From trash to treasure: residents play for best pickings

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Mobs of people rush to where a dining table and chairs were being lifted out of a truck. Hands held high in the air, they yell out random numbers between one and 20.

Only one would drive home as the lucky winner of the used dining set at the annual Take It or Leave It event on Saturday. Christian Fundytus, city worker and one of the ‘auctioneers’, laughed and pointed at a woman who guessed correctly.

“You’ve got it,” he says.

The event had 505 vehicles drop off used items where hundreds of residents lined up to take them for free.

Last year 582 vehicles dropped off items.

Olivia Kwok, supervisor of waste and diversion programs with the city, says even though last year had more cars, this year was just as busy.

“Even though it was less, that doesn’t equal how much material was reused or how many people came,” she says. “It was still a very popular event this year, people were consistently there from eight in the morning to even past 1:30.”

To keep order among residents, city public works employees asked the crowd to answer questions. Those with the correct answers would take home the item.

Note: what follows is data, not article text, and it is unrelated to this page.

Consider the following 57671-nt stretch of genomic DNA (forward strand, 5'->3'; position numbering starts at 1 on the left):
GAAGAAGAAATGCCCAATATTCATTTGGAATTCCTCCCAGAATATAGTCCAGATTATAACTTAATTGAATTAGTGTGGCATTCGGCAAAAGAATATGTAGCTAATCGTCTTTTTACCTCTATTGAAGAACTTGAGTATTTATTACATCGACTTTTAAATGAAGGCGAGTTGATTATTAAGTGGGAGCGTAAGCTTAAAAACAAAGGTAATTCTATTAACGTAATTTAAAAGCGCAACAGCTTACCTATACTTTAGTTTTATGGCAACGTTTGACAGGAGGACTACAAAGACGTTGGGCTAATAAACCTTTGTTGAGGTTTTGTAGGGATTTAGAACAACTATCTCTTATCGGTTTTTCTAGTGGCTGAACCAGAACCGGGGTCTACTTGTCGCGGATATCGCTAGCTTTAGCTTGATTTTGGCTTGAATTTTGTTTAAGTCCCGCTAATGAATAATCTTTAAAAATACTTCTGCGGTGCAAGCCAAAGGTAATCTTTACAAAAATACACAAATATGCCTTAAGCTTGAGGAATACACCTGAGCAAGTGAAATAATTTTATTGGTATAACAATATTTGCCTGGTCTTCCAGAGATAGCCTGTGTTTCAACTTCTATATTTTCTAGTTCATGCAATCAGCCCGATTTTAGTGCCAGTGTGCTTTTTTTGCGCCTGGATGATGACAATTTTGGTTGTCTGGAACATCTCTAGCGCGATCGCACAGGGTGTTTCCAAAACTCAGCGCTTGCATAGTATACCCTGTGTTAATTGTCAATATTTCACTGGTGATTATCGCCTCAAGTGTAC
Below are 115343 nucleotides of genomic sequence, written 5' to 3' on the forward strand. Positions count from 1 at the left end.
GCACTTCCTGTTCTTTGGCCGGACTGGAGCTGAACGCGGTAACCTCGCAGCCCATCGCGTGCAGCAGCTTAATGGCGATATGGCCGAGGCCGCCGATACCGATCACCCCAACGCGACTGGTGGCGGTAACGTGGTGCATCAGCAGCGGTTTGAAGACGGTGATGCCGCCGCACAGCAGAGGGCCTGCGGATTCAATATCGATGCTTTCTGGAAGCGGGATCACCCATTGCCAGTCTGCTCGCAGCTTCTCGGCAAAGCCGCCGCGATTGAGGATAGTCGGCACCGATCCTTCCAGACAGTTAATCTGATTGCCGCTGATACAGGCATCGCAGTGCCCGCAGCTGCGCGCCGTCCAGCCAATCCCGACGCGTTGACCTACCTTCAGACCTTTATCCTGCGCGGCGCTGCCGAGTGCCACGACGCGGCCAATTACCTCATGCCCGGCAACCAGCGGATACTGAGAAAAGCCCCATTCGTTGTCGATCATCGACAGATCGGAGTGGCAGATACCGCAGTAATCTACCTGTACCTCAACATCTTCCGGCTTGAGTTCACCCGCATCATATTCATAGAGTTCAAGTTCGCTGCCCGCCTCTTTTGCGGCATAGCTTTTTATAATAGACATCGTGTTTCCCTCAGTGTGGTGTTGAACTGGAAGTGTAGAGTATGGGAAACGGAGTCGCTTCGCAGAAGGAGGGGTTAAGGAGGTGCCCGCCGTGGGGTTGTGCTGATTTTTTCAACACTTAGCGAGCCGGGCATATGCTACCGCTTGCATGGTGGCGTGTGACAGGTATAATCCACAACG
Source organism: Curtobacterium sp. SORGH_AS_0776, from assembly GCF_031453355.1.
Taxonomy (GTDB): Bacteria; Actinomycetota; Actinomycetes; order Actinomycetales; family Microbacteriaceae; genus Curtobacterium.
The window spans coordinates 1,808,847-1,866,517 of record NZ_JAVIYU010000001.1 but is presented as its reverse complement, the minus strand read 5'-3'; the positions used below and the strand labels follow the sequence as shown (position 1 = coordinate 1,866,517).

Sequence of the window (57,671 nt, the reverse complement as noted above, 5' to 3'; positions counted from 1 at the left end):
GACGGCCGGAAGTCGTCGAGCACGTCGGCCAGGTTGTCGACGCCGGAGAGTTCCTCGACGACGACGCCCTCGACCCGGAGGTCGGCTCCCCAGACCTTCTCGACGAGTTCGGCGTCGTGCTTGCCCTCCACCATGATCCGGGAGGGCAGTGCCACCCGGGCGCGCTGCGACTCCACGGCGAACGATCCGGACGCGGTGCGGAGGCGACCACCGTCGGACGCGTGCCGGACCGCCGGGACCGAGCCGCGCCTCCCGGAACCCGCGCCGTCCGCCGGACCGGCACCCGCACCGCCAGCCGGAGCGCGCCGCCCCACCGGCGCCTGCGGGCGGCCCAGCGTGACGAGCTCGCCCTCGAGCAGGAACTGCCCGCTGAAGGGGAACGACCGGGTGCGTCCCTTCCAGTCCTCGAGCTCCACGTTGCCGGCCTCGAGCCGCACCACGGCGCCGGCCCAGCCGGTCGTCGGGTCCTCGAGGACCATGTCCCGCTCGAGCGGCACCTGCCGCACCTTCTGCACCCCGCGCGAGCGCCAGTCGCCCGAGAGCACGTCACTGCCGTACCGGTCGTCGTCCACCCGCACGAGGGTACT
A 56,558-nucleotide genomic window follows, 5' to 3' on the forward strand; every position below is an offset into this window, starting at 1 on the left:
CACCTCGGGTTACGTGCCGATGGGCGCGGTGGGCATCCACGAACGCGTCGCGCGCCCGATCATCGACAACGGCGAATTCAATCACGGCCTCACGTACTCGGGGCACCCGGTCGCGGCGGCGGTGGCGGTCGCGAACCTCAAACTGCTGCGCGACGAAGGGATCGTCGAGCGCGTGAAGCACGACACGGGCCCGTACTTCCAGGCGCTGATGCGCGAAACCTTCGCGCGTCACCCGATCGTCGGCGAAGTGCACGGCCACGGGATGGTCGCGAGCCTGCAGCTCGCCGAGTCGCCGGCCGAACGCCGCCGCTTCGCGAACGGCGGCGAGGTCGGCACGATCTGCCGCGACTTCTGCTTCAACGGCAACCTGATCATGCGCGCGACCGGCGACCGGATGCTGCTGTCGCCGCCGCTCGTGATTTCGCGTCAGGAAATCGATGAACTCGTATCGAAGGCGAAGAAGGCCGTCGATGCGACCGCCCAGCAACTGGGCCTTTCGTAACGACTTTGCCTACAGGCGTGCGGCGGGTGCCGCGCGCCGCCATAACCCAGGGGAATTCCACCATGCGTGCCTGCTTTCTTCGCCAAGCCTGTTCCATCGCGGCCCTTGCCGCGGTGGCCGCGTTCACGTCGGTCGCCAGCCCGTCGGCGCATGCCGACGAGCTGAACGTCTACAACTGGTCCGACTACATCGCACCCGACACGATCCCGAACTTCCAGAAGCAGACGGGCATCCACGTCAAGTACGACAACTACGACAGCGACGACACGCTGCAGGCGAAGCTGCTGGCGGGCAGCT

Lorraine Demer was one of the lucky residents to beat others in the bid for free items. However, her grab was more on the eclectic side.

Proudly holding a child-sized scarecrow with a yellow head featuring a smiling face painted on in red, she beams widely.

“I just thought (the scarecrow) was the best thing and no one wanted him. I think he’s a perfect date, he never says no and he doesn’t argue,” she jokes.

She says each year she picks the most interesting item, however sometimes her brother stops her from loading it into the truck and taking it home.

Demer says last year she chased a papier-mâché cow across the parking lot as the wind pulled it around. The year prior to that she found a giant snowman.

“I feel sorry for them so I take them. Somebody took a lot of work to make them,” she says.

Not far away from Demer, a group of people are pushing around a city worker holding a sink tap in the air.

The tap, valued at about $10, was talked up by Jamie MacMillan. He says as soon as he yelled out wanting the cheap tap, people jumped around it in an attempt to claim it.

“It’s total mob-mentality,” he says while laughing. He says he didn’t win the tap.

Kwok says while there was a definite chaos during the day, she did witness some acts of community kindness.

“There were a lot of community moments too. I saw people sharing items, even let’s say if they won it, they noticed other people who wanted it too and would give it to them. I saw people helping each other, loading each other’s cars too.”

All the uncollected items at the end filled 2.5 bins of garbage for the landfill. One of the bins contained scrap metal and was hauled off for recycling.

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Dayla Lahring

Dayla Lahring joined the St. Albert Gazette in 2017. She writes about business, health, general news and features. She also contributes photographs.